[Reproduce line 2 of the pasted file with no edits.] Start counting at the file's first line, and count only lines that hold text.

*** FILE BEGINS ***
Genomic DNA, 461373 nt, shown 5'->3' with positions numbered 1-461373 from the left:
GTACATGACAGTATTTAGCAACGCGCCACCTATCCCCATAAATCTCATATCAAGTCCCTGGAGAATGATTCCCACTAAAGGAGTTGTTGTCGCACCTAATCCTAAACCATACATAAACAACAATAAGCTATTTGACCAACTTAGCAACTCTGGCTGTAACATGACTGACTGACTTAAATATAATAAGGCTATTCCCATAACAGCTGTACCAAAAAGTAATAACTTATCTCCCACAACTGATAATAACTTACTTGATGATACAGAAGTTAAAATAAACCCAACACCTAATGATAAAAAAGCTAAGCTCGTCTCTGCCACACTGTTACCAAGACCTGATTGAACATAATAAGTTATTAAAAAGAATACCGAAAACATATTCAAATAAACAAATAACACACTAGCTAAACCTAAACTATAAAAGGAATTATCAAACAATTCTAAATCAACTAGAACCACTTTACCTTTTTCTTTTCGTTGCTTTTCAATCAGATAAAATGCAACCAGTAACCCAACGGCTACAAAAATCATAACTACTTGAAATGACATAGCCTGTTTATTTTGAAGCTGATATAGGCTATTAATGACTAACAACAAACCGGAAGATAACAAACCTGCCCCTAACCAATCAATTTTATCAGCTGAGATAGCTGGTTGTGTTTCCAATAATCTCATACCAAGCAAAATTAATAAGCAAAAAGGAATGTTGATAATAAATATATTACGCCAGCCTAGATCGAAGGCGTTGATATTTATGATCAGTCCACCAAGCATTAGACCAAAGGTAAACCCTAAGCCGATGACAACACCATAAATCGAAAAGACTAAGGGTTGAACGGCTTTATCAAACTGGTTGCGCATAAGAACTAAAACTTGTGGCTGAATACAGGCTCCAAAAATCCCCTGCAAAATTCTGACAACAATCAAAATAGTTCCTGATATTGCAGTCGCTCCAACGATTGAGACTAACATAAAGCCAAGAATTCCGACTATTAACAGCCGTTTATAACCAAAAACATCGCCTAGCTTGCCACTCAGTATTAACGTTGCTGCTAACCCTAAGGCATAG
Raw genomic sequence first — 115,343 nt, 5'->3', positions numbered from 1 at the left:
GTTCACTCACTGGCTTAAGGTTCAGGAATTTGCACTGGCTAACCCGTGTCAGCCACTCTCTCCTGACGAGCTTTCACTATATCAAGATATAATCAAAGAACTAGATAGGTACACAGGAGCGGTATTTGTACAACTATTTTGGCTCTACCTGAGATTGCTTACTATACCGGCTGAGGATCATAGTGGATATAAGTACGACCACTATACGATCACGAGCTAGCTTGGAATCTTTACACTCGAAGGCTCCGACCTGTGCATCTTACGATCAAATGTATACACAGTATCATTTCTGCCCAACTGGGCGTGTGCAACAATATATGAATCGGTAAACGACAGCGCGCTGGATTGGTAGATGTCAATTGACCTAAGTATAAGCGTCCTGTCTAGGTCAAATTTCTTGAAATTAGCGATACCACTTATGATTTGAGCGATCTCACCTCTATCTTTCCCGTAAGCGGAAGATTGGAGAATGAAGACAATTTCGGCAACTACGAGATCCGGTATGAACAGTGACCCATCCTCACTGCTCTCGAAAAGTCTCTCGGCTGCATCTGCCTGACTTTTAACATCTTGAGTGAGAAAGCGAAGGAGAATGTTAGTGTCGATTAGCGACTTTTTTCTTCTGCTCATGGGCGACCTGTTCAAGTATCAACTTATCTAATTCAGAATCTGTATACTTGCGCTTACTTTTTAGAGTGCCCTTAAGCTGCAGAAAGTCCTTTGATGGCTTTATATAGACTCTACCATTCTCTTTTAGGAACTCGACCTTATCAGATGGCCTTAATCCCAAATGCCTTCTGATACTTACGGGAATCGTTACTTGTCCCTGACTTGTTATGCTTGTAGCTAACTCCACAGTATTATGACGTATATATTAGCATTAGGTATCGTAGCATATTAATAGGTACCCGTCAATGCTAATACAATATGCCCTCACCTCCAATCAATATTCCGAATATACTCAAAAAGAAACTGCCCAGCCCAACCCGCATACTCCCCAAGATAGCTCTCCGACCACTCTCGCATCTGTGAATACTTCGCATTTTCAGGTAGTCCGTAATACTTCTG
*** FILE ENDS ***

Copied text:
GTACATGACAGTATTTAGCAACGCGCCACCTATCCCCATAAATCTCATATCAAGTCCCTGGAGAATGATTCCCACTAAAGGAGTTGTTGTCGCACCTAATCCTAAACCATACATAAACAACAATAAGCTATTTGACCAACTTAGCAACTCTGGCTGTAACATGACTGACTGACTTAAATATAATAAGGCTATTCCCATAACAGCTGTACCAAAAAGTAATAACTTATCTCCCACAACTGATAATAACTTACTTGATGATACAGAAGTTAAAATAAACCCAACACCTAATGATAAAAAAGCTAAGCTCGTCTCTGCCACACTGTTACCAAGACCTGATTGAACATAATAAGTTATTAAAAAGAATACCGAAAACATATTCAAATAAACAAATAACACACTAGCTAAACCTAAACTATAAAAGGAATTATCAAACAATTCTAAATCAACTAGAACCACTTTACCTTTTTCTTTTCGTTGCTTTTCAATCAGATAAAATGCAACCAGTAACCCAACGGCTACAAAAATCATAACTACTTGAAATGACATAGCCTGTTTATTTTGAAGCTGATATAGGCTATTAATGACTAACAACAAACCGGAAGATAACAAACCTGCCCCTAACCAATCAATTTTATCAGCTGAGATAGCTGGTTGTGTTTCCAATAATCTCATACCAAGCAAAATTAATAAGCAAAAAGGAATGTTGATAATAAATATATTACGCCAGCCTAGATCGAAGGCGTTGATATTTATGATCAGTCCACCAAGCATTAGACCAAAGGTAAACCCTAAGCCGATGACAACACCATAAATCGAAAAGACTAAGGGTTGAACGGCTTTATCAAACTGGTTGCGCATAAGAACTAAAACTTGTGGCTGAATACAGGCTCCAAAAATCCCCTGCAAAATTCTGACAACAATCAAAATAGTTCCTGATATTGCAGTCGCTCCAACGATTGAGACTAACATAAAGCCAAGAATTCCGACTATTAACAGCCGTTTATAACCAAAAACATCGCCTAGCTTGCCACTCAGTATTAACGTTGCTGCTAACCCTAAGGCATAG